Conflicts and emergenciesWritten by Lisa Renee Ward | | firstname.lastname@example.org
When legislation is presented to Toledo City Council, the phrase “and declaring an emergency” is often included. The word “emergency” conjures up something urgent, requiring a call to 911 or some type of action that just cannot wait.
In government, their definition of “emergency” is more procedural than predicament, and the request is not always granted. An assignment of first reading or to a committee for further public input can take place instead.
At the Jan. 26 agenda review meeting, Mike Bell’s administration presented several pieces of legislation with the emergency clause. Permission to enter into a contract with Lott Industries Inc. for the purpose of providing seasonal employment opportunities was one of them. Council opted to list this as a first reading item instead of an emergency.
Two pieces of legislation on the discrimination settlement claims of Perlean Griffin and Dwayne Morehead also contained the emergency clause. After returning from executive session, which excludes the public and media, the meeting adjourned without council taking action. The three magic letters that would make this go before council as an emergency, “SEP,” were not heard.
According to Gerald Dendinger, Toledo clerk of council, SEP is defined as:
S = suspension of the requirement for two readings;
E = emergency measure, effective upon mayor’s signature;
P = final passage of the ordinance or resolution.
SEP was granted for several pieces of legislation on Jan. 26. One was for a month-to-month contract for biosolids recycling and disposal at the water reclamation facility until the formalized contract was in place. Funding for the Basement Flood Remediation Grant Program is another piece of legislation that was given SEP.
As the “E” in “SEP” indicates, if the legislation is approved at the next scheduled council meeting, it goes into effect as soon as the mayor signs it. Nonemergency legislation goes into effect 30 days after the mayor’s signature in most cases.
Even when the SEP is given, it takes more than a simple majority of council for it to be passed as an emergency; it requires two-thirds support on the roll call for emergency. At council meetings, the chair will say, “suspension” with a roll call of names by the assistant clerk of courts; “emergency” with the roll call and then “passage” with the actual voice vote from each member.
Not everything can be an emergency. The city charter states: “No measure making a grant, renewal, or extension of a franchise, or of a special privilege, or regulating rates to be charged for service by any public utility, shall ever be declared an emergency measure.”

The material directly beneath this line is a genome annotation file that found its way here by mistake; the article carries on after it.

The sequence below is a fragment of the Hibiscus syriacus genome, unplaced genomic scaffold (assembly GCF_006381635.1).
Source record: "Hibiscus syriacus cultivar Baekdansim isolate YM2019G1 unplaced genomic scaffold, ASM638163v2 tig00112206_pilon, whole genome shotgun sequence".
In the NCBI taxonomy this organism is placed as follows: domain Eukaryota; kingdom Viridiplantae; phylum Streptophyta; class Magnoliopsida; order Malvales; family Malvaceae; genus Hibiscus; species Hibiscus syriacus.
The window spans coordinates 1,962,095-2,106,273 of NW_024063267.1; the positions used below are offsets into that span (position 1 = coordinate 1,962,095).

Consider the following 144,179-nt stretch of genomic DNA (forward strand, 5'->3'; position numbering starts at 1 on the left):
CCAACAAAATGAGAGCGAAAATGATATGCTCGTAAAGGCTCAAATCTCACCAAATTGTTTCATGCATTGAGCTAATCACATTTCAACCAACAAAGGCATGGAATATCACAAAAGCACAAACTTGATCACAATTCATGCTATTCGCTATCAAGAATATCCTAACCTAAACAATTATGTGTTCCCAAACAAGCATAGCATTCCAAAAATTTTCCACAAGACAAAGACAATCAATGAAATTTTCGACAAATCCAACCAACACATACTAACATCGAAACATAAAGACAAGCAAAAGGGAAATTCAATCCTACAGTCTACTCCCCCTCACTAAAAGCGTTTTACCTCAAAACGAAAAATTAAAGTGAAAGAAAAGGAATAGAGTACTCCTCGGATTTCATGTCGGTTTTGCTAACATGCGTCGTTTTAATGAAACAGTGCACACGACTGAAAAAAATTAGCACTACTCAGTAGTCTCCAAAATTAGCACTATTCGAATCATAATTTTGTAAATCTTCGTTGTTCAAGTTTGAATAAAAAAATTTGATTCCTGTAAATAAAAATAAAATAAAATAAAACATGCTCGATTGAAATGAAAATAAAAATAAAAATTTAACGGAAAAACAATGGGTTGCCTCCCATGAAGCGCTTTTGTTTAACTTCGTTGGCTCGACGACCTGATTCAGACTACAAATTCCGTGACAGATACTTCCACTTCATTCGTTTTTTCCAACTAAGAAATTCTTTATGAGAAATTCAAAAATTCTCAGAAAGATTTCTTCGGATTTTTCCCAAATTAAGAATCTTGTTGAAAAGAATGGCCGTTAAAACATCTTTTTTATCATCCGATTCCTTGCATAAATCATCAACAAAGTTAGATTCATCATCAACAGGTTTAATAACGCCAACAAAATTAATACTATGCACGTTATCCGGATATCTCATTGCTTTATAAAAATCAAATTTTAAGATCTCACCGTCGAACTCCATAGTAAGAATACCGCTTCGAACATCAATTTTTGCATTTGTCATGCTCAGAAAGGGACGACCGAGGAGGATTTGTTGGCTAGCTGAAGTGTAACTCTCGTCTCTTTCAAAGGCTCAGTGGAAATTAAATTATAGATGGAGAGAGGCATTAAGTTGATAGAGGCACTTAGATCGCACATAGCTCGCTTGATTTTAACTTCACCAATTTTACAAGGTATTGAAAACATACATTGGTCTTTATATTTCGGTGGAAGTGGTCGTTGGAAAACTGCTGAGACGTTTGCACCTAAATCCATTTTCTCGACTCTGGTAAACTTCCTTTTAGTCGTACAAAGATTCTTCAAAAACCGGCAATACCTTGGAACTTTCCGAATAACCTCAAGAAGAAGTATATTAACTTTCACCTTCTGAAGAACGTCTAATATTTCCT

Council members must vote at a council meeting, unless there is a conflict of interest in which they must abstain. Two possible conflicts of interest were voiced at the Jan. 26 agenda review meeting.
Councilman Rob Ludeman asked about a potential conflict of interest in his voting on the city’s selection of Fifth Third Bank and KeyBank for banking and custodial services, since he does business with both banks. Councilman D. Michael Collins said his wife being on the board of Lott Industries could be a conflict of interest in voting the proposed contract for seasonal workers.
Possible conflicts related to spouses and family members as well as other professional relationships can create gray areas. City Law Director Adam Loukx said he would speak to Ludeman in more detail to determine if a conflict exists.
The Ohio Ethics Commission has set rules in place; it also issues advisory opinions when a question exists that can not be answered by in-house legal counsel like Loukx.
The general principle sounds simple as cited by the ethics commission: “a public officer may not participate in matters that involve his own financial interests, or those of his family or business associates.”
The pages and pages of advisory opinions show how complicated it can be in determining what is a true conflict of interest.
Our desire for government transparency could be compared to parenting and teenage relationships. You want the door to the room left open. While you are not always going to watch every movement, the door being open lessens the chances of anyone messing around.
Lisa Renee Ward is Toledo Free Press fact checker and operator of the political blog Glass City Jungle.